Participatory action research uses collaborative methods for the researchers and participants to work together to create "knowledge production and real-world action conducted in a democratic, collaborative manner." The participants are considered stakeholders and involved in all steps of the process: partnering, designing, collecting, analyzing, disseminating, and acting; with a view to inform, consult, involve, collaborate, and empower the community. Traditional and non-traditional data collection methods can be used. (Vaughn and Jacquez, 2020) 

In the context of the dissertation on motivation, meaning, and deception this would mean bringing in and together some of the elected officials to work out the goals and methods on this general theme. A key difference , other than the participation process throughout, is the focus on action. My original proposal suggested that a greater understanding of the intersection of motivation, meaning, and deception can lead to greater mutual understanding and possibly help to lower expectations of deception.

However, with a focus on action, change, and community impact I may change my subject focus if I was going to pursue this. For instance, I am working on policy reforms concerning food sovereignty, which are currently in discussion at the township level, and probably will be at the county level within the next year. This could be a great focus for participatory action research, although the time frame and maybe budget would put it outside of and beyond the scope of the MSc dissertation project.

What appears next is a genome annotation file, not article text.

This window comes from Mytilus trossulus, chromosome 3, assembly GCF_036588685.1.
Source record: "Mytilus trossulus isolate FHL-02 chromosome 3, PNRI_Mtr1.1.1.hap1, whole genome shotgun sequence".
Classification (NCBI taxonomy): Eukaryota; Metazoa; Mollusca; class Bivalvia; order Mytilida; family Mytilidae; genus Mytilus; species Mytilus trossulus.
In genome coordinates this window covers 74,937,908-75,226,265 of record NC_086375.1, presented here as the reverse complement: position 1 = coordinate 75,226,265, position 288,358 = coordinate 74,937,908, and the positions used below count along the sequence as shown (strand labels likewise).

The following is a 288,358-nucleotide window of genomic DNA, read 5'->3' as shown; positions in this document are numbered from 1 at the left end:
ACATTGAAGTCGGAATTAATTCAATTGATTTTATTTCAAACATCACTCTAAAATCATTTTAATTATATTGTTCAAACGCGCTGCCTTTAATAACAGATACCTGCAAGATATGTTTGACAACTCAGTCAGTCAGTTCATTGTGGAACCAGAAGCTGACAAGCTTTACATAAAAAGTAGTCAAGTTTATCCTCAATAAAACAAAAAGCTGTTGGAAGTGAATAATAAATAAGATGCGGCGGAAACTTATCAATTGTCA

Different approaches to research can be used on the same subject, and even with the same methods, but there are important differences in what will be learned and how that research will be pursued and carried out. It's important to consider the goals, scope, scale, objectives, logistics, feasibility, viability, and context of the situation in assessing which approach to use. Cross sectional studies, case studies, and participatory action research can all be useful when selected and enacted when appropriate and useful.

Reference List

Denscombe, Martyn (2010) The Good Research Guide. Fourth Edition. Maidenhead, Berkshire, England: Open University Press, McGraw-Hill Education.

McMillan, Kathleen and Weyers, Jonathan (2011) How to Write Dissertations and Project Reports. Second Edition. Harlow, England: Pearson Education Limited.

Setia M. S. (2016). Methodology Series Module 3: Cross-sectional Studies. Indian journal of dermatology, 61(3), 261–264.

Vaughn, L. M., & Jacquez, F. (2020). Participatory Research Methods – Choice Points in the Research Process. Journal of Participatory Research Methods, 1(1).

de Vaus, David (2002) Surveys in Social Research. 5th Edition. St Leonards, NSW, Australia: Allen and Unwin.

Wang, Xiaofeng and Cheng, Zhenshun (2020) Cross-Sectional Studies: Strengths, Weaknesses, and Recommendations, Chest, Volume 158, Issue 1, Supplement, 2020, Pages S65-S71, ISSN 0012-3692,